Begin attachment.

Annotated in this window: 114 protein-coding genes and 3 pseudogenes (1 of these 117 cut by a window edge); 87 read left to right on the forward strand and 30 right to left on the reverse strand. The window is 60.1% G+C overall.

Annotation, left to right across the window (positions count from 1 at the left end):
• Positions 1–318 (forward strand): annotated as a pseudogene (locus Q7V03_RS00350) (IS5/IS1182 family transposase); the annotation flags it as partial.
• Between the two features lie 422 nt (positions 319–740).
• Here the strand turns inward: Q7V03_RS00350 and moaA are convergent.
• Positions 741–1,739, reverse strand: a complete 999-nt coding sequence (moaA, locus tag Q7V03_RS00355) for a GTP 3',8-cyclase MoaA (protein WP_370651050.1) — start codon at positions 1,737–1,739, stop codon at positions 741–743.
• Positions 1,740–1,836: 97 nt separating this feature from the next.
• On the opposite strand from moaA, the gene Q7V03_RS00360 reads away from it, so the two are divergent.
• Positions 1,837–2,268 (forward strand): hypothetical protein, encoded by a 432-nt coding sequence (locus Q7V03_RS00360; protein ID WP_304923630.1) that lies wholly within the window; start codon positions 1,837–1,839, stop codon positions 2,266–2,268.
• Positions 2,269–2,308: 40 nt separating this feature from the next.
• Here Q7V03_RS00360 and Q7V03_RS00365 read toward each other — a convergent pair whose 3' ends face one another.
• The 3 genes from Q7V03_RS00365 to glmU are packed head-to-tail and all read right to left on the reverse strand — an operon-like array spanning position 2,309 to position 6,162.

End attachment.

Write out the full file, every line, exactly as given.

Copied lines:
Annotated in this window: 114 protein-coding genes and 3 pseudogenes (1 of these 117 cut by a window edge); 87 read left to right on the forward strand and 30 right to left on the reverse strand. The window is 60.1% G+C overall.

Annotation, left to right across the window (positions count from 1 at the left end):
• Positions 1–318 (forward strand): annotated as a pseudogene (locus Q7V03_RS00350) (IS5/IS1182 family transposase); the annotation flags it as partial.
• Between the two features lie 422 nt (positions 319–740).
• Here the strand turns inward: Q7V03_RS00350 and moaA are convergent.
• Positions 741–1,739, reverse strand: a complete 999-nt coding sequence (moaA, locus tag Q7V03_RS00355) for a GTP 3',8-cyclase MoaA (protein WP_370651050.1) — start codon at positions 1,737–1,739, stop codon at positions 741–743.
• Positions 1,740–1,836: 97 nt separating this feature from the next.
• On the opposite strand from moaA, the gene Q7V03_RS00360 reads away from it, so the two are divergent.
• Positions 1,837–2,268 (forward strand): hypothetical protein, encoded by a 432-nt coding sequence (locus Q7V03_RS00360; protein ID WP_304923630.1) that lies wholly within the window; start codon positions 1,837–1,839, stop codon positions 2,266–2,268.
• Positions 2,269–2,308: 40 nt separating this feature from the next.
• Here Q7V03_RS00360 and Q7V03_RS00365 read toward each other — a convergent pair whose 3' ends face one another.
• The 3 genes from Q7V03_RS00365 to glmU are packed head-to-tail and all read right to left on the reverse strand — an operon-like array spanning position 2,309 to position 6,162.